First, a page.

May 2008
Volume 49, Issue 13
Free
ARVO Annual Meeting Abstract  |   May 2008
The Glaucoma Likelihood Score: A Population-Based Model for Glaucoma Screening
Author Affiliations & Notes
  • P. R. Healey
    Centre for Vision Research, Department of Ophthalmology and Westmead Millennium Institute, University of Sydney, Sydney, Australia
  • P. Mitchell
    Centre for Vision Research, Department of Ophthalmology and Westmead Millennium Institute, University of Sydney, Sydney, Australia
  • Blue Mountains Eye Study
    Centre for Vision Research, Department of Ophthalmology and Westmead Millennium Institute, University of Sydney, Sydney, Australia
  • Footnotes
    Commercial Relationships  P.R. Healey, None; P. Mitchell, None.
  • Footnotes
    Support  None.
Investigative Ophthalmology & Visual Science May 2008, Vol.49, 5054. doi:https://doi.org/
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      P. R. Healey, P. Mitchell, Blue Mountains Eye Study; The Glaucoma Likelihood Score: A Population-Based Model for Glaucoma Screening. Invest. Ophthalmol. Vis. Sci. 2008;49(13):5054. doi: https://doi.org/.

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      © ARVO (1962-2015); The Authors (2016-present)

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Abstract

Purpose: : To assess the utility of a simple screening algorithm for open-angle glaucoma using ocular history and examination in comparison to current diagnostic algorithms.

Methods: : Screening models were developed using multiple logistic regression to calculate diagnostic odds ratios (OR) and receiver operating characteristic (ROC) curves. Covariate selection utilised previously identified risk factors and signs ascertained from participants from the Blue Mountains Eye Study. Analysis of rank scoring was used to create simple decision rules, which were then compared to the regression models. Age-specific rates of positive screening from the final diagnostic model were used to calculate nationwide impact.

Results: : The best estimate of the current diagnostic pathway had a sensitivity and positive predictive value of 49%. Almost all glaucoma cases with lower intraocular pressure (IOP) or younger age were undiagnosed prior to the study. IOP performed poorly as a test for open-angle glaucoma with an area under the ROC curve of 0.722. Vertical cup-disc ratio performed quite well with an ROC area of 0.96. In multivariate diagnostic modelling, the best cut-off values for intraocular pressure and cup-disc ratio were 21mmHg and 0.7 respectively. The simplified empirical model (Glaucoma Likelihood Score) was based on addition of the following factors; twice the age in decades, 10 points for any eye IOP>21mmHg, 12 points for a disc haemorrhage, 3 points for myopia <= -1D, 30 points for any vertical cup-disc ratio >0.7 and 45 points for any notch of the disc rim. The final model had an ROC area of 0.982. A cut-off of 50 points (GL50) would screen 4.5% of the population over 50 years of age positive, with a sensitivity of about 90% and a positive predictive value of 56%. Projecting these to the Australian population, the GL50 screening algorithm would detect almost all of the currently undiagnosed open-angle glaucoma cases, particularly in the younger age groups.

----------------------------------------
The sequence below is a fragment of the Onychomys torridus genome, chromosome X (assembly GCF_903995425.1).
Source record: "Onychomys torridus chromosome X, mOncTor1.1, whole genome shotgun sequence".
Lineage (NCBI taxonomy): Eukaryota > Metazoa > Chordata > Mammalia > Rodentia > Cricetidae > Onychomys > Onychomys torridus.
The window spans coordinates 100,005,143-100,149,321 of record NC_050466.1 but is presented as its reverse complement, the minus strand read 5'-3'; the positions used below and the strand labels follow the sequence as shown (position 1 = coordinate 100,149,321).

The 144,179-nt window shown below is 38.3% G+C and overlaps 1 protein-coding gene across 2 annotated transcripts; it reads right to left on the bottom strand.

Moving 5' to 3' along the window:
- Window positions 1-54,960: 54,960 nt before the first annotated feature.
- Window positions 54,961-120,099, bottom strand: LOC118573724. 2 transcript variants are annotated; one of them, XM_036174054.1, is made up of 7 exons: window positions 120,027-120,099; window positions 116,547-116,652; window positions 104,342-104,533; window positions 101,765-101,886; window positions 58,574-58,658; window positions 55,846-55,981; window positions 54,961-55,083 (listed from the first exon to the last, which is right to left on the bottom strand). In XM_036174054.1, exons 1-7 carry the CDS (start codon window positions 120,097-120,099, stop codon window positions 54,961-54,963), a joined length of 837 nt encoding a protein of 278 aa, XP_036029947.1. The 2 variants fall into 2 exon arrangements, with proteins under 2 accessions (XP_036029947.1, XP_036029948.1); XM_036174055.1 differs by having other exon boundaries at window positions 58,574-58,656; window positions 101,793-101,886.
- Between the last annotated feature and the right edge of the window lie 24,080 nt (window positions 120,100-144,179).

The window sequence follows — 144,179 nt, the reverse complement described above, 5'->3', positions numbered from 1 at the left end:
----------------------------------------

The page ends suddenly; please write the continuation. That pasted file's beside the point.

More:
Conclusions: : The GL50 screening test for open-angle glaucoma is simple, inexpensive and accurate. It has the best diagnostic screening test results ever reported for glaucoma. If verified in another population, it has the potential to become a useful tool in glaucoma diagnosis.

Keywords: clinical (human) or epidemiologic studies: treatment/prevention assessment/controlled clinical trials • optic disc 
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